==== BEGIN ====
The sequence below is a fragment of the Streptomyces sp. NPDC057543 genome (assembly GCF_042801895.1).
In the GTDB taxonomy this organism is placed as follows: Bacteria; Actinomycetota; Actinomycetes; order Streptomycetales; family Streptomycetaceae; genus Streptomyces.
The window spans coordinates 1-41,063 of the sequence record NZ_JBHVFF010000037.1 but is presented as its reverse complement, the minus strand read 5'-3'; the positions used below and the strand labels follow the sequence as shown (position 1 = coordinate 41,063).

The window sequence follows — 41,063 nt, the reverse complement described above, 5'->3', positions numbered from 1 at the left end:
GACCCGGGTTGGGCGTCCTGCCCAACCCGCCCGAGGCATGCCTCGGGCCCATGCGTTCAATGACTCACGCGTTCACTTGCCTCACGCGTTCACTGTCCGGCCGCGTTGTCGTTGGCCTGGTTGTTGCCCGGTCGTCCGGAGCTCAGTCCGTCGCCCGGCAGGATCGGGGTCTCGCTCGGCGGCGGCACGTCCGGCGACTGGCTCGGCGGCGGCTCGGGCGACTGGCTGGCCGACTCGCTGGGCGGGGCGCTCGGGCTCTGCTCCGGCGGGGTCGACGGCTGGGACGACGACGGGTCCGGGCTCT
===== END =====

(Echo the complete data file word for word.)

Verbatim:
The sequence below is a fragment of the Streptomyces sp. NPDC057543 genome (assembly GCF_042801895.1).
In the GTDB taxonomy this organism is placed as follows: Bacteria; Actinomycetota; Actinomycetes; order Streptomycetales; family Streptomycetaceae; genus Streptomyces.
The window spans coordinates 1-41,063 of the sequence record NZ_JBHVFF010000037.1 but is presented as its reverse complement, the minus strand read 5'-3'; the positions used below and the strand labels follow the sequence as shown (position 1 = coordinate 41,063).

The window sequence follows — 41,063 nt, the reverse complement described above, 5'->3', positions numbered from 1 at the left end:
GACCCGGGTTGGGCGTCCTGCCCAACCCGCCCGAGGCATGCCTCGGGCCCATGCGTTCAATGACTCACGCGTTCACTTGCCTCACGCGTTCACTGTCCGGCCGCGTTGTCGTTGGCCTGGTTGTTGCCCGGTCGTCCGGAGCTCAGTCCGTCGCCCGGCAGGATCGGGGTCTCGCTCGGCGGCGGCACGTCCGGCGACTGGCTCGGCGGCGGCTCGGGCGACTGGCTGGCCGACTCGCTGGGCGGGGCGCTCGGGCTCTGCTCCGGCGGGGTCGACGGCTGGGACGACGACGGGTCCGGGCTCT